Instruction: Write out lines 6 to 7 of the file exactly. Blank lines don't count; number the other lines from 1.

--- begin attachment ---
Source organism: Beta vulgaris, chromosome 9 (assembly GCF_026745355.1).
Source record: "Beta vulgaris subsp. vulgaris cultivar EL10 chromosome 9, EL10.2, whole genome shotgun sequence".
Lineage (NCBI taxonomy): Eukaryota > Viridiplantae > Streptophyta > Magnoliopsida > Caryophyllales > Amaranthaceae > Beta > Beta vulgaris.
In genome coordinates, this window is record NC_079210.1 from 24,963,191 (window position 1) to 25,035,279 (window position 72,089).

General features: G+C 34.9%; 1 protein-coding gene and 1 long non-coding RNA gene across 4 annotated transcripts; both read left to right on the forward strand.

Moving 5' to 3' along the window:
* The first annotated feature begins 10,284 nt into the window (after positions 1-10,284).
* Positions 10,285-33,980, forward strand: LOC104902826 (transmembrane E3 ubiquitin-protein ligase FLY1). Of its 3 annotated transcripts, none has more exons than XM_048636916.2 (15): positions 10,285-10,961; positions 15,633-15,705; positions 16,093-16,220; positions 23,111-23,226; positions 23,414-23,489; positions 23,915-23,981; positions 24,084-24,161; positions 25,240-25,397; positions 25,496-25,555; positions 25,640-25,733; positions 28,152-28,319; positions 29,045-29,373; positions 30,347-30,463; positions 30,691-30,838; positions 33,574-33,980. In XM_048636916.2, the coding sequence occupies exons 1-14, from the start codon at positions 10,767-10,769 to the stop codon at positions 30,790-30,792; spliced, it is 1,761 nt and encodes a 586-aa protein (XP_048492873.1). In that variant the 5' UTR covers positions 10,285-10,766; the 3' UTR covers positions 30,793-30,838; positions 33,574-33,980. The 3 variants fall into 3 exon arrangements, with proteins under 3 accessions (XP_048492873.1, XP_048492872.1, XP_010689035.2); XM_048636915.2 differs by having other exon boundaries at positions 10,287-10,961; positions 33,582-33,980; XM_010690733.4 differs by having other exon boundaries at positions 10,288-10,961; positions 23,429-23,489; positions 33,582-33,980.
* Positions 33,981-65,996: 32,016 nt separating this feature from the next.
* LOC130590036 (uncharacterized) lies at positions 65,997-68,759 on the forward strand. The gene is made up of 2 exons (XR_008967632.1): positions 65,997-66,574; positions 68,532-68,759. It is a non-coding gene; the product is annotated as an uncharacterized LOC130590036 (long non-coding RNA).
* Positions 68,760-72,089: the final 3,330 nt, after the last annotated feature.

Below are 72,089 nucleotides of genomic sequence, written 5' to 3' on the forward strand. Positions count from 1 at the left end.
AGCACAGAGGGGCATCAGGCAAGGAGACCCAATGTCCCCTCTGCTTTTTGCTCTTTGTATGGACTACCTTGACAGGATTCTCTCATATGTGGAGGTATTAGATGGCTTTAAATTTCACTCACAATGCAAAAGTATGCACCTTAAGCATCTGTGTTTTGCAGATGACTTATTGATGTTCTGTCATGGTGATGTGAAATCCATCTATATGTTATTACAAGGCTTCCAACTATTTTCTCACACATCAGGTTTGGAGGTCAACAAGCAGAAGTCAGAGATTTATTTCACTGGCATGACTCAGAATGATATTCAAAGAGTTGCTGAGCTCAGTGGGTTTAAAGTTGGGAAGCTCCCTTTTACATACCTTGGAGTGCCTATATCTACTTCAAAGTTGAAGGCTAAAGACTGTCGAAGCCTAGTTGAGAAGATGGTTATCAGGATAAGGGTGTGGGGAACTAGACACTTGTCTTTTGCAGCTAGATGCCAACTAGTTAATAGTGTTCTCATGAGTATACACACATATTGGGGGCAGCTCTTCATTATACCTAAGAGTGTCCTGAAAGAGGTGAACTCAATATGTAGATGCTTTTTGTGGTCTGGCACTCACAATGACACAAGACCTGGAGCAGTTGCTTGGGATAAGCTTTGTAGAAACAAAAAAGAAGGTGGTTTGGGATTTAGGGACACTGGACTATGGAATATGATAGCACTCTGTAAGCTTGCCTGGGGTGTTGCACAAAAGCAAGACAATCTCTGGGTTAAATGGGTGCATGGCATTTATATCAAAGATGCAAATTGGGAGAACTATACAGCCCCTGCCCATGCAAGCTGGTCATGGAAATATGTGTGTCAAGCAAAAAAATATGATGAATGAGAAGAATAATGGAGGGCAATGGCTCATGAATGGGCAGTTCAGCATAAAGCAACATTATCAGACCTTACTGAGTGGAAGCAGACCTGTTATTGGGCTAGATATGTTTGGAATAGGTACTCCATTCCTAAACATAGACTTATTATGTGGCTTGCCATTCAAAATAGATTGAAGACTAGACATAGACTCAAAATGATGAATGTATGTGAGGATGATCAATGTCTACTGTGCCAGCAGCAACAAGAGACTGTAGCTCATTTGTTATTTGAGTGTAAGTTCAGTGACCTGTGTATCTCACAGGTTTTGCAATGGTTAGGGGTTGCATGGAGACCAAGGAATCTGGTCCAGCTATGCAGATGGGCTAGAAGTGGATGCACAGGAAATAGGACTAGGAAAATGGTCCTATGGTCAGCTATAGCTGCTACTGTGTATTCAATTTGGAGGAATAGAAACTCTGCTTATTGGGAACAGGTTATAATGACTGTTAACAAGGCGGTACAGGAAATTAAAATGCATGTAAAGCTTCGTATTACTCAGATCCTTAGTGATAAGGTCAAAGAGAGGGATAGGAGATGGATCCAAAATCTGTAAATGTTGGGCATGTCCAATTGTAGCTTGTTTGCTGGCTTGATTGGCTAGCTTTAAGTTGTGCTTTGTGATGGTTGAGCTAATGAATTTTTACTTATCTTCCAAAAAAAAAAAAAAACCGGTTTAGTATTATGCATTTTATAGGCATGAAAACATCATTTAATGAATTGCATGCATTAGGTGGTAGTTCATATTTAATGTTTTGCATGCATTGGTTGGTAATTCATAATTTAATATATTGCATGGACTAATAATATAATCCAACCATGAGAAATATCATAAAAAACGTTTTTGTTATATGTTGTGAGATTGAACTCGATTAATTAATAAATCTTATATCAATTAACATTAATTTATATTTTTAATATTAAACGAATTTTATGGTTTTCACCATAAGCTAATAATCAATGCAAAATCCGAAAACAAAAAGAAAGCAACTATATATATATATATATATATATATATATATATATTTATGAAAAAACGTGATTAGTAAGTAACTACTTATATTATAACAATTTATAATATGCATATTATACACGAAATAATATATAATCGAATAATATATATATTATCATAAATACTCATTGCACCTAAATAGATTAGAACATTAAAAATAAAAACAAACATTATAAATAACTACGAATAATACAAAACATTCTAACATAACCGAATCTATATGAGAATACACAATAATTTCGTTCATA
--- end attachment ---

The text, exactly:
Moving 5' to 3' along the window:
* The first annotated feature begins 10,284 nt into the window (after positions 1-10,284).